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Sprint Nextel Corp. provides a comprehensive range of wireless and wireline communications services that are designed to meet the needs of individual consumers, businesses, government subscribers and resellers. It provides 4G wireless broadband services. The company builds and operates next generation mobile broadband networks, which provide high-speed mobile Internet and residential access services, as well as residential voice services, in communities throughout the country. It operates through two reportable segments: Wireless and Wireline. The Wireless segment offers wireless services on a postpaid and prepaid payment basis to retail subscribers and also on a wholesale and affiliate basis, which includes the sale of wireless services which utilize the Sprint network but are sold under the wholesaler’s brand. The Wireline segment provides a broad suite of wireline voice and data communications services to other communications companies and targeted business and consumer subscribers. It also provides voice, data and IP communication services to Wireless segment and IP and other services to cable Multiple System Operators that resell local and long distance services and use back office systems and network assets in support of their telephone service provided over cable facilities primarily to residential end-user subscribers. Sprint Nextel was founded by Cleyson Brown in 1899 and is headquartered in Overland Park, KS.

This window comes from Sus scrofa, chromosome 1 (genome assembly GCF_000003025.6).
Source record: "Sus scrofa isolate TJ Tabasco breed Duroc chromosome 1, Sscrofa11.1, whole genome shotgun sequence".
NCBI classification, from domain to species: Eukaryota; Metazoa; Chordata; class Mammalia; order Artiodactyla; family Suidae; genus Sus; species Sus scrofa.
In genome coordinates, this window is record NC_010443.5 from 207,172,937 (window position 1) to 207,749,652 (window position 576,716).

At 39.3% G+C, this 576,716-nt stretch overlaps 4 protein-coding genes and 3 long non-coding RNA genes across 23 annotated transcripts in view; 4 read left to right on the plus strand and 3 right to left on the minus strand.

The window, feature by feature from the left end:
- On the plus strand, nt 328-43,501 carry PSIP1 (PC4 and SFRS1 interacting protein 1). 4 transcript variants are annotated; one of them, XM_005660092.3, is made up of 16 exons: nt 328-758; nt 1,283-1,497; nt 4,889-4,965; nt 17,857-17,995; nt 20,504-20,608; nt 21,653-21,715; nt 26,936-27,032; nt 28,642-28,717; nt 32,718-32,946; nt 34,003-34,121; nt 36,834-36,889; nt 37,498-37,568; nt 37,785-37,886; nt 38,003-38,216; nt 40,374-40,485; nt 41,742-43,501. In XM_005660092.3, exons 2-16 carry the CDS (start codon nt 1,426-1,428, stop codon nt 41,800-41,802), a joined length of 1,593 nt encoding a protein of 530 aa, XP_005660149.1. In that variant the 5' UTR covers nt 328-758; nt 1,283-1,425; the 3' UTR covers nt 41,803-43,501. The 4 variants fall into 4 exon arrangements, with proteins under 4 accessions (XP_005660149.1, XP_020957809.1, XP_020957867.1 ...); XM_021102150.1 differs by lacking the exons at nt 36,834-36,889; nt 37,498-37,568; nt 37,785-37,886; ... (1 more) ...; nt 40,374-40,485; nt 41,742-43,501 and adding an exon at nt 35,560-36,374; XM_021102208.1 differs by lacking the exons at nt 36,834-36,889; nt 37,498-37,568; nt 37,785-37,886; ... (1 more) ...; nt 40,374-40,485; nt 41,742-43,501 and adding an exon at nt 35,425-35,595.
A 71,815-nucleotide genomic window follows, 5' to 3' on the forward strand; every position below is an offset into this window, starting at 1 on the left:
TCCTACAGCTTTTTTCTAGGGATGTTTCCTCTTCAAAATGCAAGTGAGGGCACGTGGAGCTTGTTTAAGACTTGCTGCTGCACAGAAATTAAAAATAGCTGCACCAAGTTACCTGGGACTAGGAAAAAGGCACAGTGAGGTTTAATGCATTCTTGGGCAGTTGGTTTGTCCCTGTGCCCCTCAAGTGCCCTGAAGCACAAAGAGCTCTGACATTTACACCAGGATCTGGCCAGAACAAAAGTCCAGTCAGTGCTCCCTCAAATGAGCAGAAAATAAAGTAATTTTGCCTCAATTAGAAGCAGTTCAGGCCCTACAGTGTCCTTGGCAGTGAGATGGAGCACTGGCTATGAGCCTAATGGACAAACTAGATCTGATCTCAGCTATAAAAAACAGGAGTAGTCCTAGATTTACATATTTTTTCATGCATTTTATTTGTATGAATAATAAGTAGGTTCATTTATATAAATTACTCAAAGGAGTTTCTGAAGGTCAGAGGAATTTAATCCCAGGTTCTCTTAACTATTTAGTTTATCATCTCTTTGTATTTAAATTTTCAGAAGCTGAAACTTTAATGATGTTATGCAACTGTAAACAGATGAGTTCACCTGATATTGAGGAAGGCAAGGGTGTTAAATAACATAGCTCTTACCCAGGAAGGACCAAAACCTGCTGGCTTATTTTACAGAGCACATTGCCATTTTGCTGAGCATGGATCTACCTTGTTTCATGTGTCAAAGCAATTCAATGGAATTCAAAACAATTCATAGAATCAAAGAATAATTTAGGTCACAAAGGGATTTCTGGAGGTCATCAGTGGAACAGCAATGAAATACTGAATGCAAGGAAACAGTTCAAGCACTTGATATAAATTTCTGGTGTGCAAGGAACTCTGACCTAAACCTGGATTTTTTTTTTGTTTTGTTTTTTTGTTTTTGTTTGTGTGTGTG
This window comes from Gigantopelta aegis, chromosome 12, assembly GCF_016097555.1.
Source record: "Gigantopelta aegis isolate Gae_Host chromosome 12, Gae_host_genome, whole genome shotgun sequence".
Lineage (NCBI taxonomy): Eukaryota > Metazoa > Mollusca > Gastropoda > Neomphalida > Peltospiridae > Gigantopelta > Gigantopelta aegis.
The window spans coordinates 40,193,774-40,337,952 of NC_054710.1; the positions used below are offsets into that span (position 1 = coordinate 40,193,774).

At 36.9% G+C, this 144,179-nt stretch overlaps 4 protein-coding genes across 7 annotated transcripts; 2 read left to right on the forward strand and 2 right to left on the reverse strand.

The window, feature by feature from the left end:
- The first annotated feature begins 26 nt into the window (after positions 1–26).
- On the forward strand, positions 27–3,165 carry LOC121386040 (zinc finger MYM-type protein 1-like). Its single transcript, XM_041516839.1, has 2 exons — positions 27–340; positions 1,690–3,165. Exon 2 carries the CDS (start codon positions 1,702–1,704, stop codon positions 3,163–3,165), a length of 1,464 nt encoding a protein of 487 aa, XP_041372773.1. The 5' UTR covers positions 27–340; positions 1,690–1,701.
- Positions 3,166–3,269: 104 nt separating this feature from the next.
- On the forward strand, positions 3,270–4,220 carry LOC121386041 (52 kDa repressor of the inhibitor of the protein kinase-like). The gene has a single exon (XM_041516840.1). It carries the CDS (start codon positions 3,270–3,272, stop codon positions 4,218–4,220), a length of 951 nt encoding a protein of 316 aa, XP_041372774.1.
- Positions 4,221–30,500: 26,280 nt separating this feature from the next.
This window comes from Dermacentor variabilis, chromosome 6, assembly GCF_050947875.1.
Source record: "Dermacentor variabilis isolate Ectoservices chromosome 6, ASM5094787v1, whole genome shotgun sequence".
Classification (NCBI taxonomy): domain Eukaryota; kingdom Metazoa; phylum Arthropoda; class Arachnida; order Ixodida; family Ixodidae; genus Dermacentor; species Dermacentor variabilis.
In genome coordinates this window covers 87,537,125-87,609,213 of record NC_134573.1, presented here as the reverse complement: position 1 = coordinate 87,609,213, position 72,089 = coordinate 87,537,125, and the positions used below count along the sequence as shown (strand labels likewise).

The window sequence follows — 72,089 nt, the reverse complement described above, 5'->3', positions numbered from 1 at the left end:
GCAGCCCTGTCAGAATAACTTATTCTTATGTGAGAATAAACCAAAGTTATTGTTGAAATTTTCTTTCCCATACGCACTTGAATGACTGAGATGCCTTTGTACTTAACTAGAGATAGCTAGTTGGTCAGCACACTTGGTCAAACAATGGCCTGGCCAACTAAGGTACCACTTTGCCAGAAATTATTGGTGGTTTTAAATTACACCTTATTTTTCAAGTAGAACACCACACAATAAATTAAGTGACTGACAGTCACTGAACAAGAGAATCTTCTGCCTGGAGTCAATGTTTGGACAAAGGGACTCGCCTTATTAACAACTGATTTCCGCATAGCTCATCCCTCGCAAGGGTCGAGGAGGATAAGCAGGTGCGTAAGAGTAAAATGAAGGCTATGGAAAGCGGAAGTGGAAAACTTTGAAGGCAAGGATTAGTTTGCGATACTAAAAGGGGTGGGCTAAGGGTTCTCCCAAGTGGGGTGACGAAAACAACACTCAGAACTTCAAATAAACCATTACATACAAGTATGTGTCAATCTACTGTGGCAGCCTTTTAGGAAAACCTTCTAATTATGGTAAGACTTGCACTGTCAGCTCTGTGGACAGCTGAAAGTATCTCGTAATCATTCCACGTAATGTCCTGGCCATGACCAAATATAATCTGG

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This article was originally written by abha.dawesar, and posted on CapitalCube.